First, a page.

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Belfki H., Ben Ali S., Aounallah-Skhiri H., Traissac Pierre, Bougatef S., Maire Bernard, Delpeuch Francis, Achour N., Ben Romdhane H. (2013). Prevalence and determinants of the metabolic syndrome among Tunisian adults : results of the Transition and Health Impact in North Africa (TAHINA) project. Public Health Nutrition, 16 (4), 582-590. ISSN 1368-9800

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Lien direct chez l'éditeur doi:10.1017/s1368980012003291

Titre
Prevalence and determinants of the metabolic syndrome among Tunisian adults : results of the Transition and Health Impact in North Africa (TAHINA) project
Année de publication2013
Type de documentArticle référencé dans le Web of Science WOS:000315688700003
AuteursBelfki H., Ben Ali S., Aounallah-Skhiri H., Traissac Pierre, Bougatef S., Maire Bernard, Delpeuch Francis, Achour N., Ben Romdhane H.
SourcePublic Health Nutrition, 2013, 16 (4), p. 582-590. ISSN 1368-9800
RésuméObjective: To determine the prevalence of metabolic syndrome (MetS) and its components and to evaluate the relationship between this diagnosis and cardiovascular risk factors, demographic and socio-economic variables. Design: A cross-sectional study using a questionnaire including information on sociodemographic and CVD risk factors. Blood pressure, anthropometric indices, fasting glucose and lipid profile were measured. MetS was defined according to the criteria of the National Cholesterol Education Program, Adult Treatment Panel III. Setting: The whole Tunisian territory; Transition and Health Impact in North Africa (TAHINA) project. Subjects: A total of 4654 individuals (1840 men and 2814 women), aged 35 to 74 years, who participated in the Tunisian national survey. Results: The overall prevalence of MetS was 30.0%, higher in women (36.1%) than in men (20.6%; P<0.001). In both genders MetS prevalence increased significantly with age (P<0.001), but this increase was more important in women. Multiple regression analyses showed that the odds for MetS increased significantly with urban area for both men and women (P<0.05 and P<0.001, respectively). The multivariate models showed also that the odds for MetS increased significantly with increasing level of education and in those with a family history of CVD for men (both P<0.05) and after the menopausal transition for women (P<0.05). Conclusions: The study highlights the MetS problem in a middle-income developing country. There is an urgent need for a comprehensive, integrated, population-based intervention programme to ameliorate the growing problem of MetS in Tunisians.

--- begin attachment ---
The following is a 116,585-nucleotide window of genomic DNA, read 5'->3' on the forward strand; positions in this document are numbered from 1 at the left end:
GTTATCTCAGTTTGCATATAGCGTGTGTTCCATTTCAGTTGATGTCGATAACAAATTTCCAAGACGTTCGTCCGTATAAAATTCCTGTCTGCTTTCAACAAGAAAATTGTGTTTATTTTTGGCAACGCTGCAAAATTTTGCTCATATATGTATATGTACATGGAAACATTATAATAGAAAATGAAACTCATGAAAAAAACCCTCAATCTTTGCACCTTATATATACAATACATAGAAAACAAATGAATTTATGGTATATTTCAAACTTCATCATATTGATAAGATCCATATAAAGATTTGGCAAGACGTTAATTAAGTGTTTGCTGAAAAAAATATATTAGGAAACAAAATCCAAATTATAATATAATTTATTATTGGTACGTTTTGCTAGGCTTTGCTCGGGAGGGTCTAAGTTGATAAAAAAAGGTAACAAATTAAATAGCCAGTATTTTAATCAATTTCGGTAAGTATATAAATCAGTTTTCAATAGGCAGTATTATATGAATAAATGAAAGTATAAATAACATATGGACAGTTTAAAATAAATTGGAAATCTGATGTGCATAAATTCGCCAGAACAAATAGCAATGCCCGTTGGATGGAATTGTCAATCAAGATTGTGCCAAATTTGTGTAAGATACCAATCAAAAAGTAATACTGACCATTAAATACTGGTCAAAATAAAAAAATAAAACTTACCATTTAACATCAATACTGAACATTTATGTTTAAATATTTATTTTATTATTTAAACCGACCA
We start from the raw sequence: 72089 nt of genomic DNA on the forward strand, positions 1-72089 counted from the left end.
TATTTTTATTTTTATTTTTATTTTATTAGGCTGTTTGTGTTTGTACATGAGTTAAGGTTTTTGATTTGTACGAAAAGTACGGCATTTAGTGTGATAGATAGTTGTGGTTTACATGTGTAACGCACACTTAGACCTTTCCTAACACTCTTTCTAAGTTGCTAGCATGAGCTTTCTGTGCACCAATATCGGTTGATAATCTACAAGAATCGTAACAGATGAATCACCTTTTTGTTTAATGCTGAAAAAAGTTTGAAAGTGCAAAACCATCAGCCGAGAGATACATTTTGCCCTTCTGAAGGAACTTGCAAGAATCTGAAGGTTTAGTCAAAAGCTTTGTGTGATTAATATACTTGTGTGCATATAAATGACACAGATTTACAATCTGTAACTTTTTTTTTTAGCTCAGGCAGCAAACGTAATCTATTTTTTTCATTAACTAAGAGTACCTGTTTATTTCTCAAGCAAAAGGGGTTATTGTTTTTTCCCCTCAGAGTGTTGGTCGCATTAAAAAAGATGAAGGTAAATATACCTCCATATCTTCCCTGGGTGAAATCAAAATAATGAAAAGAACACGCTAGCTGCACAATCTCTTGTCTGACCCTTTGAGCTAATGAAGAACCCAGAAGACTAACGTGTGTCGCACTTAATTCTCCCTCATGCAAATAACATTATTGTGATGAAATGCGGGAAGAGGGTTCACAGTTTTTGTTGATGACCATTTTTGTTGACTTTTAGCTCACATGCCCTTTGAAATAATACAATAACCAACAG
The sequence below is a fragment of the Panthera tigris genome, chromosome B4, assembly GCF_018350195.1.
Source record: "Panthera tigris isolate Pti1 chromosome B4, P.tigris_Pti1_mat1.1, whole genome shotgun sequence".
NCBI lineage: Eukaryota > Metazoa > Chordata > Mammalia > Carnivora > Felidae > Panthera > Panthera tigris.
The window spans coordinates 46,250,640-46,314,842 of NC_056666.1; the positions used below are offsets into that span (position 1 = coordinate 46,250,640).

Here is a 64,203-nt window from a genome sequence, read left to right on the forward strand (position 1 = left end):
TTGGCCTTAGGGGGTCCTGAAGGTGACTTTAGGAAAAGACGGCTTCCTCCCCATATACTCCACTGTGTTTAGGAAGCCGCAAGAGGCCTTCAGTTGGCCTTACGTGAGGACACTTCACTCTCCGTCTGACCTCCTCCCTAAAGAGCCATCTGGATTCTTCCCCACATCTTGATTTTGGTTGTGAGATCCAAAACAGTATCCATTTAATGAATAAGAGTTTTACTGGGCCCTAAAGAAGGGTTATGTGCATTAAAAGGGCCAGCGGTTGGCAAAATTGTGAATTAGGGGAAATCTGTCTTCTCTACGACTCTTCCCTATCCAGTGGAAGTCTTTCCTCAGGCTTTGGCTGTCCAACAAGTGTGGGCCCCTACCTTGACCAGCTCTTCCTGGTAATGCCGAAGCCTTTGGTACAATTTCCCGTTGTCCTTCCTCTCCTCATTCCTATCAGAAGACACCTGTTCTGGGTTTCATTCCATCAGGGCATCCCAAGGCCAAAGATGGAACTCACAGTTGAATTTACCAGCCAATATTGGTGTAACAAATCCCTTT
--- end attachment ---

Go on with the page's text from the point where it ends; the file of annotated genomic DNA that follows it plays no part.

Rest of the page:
Plan de classementNutrition, alimentation [054] ; Santé : aspects socioculturels, économiques et politiques [056] ; Santé : généralités [050]
Descr. géo.TUNISIE ; PAYS EN DEVELOPPEMENT
LocalisationFonds IRD [F B010060734]
Identifiant IRDfdi:010060734
Lien permanenthttp://www.documentation.ird.fr/hor/fdi:010060734

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